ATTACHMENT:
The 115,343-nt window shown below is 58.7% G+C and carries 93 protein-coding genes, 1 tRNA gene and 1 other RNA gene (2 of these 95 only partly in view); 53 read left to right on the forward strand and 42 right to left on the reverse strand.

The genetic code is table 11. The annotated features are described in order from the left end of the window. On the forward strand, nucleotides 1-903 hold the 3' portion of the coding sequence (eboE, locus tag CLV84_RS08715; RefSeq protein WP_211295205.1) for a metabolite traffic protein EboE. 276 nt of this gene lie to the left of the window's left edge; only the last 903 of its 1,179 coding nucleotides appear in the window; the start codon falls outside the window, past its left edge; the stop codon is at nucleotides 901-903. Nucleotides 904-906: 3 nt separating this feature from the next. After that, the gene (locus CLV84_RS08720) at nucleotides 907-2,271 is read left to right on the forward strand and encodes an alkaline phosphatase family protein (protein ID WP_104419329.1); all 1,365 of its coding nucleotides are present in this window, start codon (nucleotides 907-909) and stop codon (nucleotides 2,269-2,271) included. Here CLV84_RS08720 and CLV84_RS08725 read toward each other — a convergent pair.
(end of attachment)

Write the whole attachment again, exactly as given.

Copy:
The 115,343-nt window shown below is 58.7% G+C and carries 93 protein-coding genes, 1 tRNA gene and 1 other RNA gene (2 of these 95 only partly in view); 53 read left to right on the forward strand and 42 right to left on the reverse strand.

The genetic code is table 11. The annotated features are described in order from the left end of the window. On the forward strand, nucleotides 1-903 hold the 3' portion of the coding sequence (eboE, locus tag CLV84_RS08715; RefSeq protein WP_211295205.1) for a metabolite traffic protein EboE. 276 nt of this gene lie to the left of the window's left edge; only the last 903 of its 1,179 coding nucleotides appear in the window; the start codon falls outside the window, past its left edge; the stop codon is at nucleotides 901-903. Nucleotides 904-906: 3 nt separating this feature from the next. After that, the gene (locus CLV84_RS08720) at nucleotides 907-2,271 is read left to right on the forward strand and encodes an alkaline phosphatase family protein (protein ID WP_104419329.1); all 1,365 of its coding nucleotides are present in this window, start codon (nucleotides 907-909) and stop codon (nucleotides 2,269-2,271) included. Here CLV84_RS08720 and CLV84_RS08725 read toward each other — a convergent pair.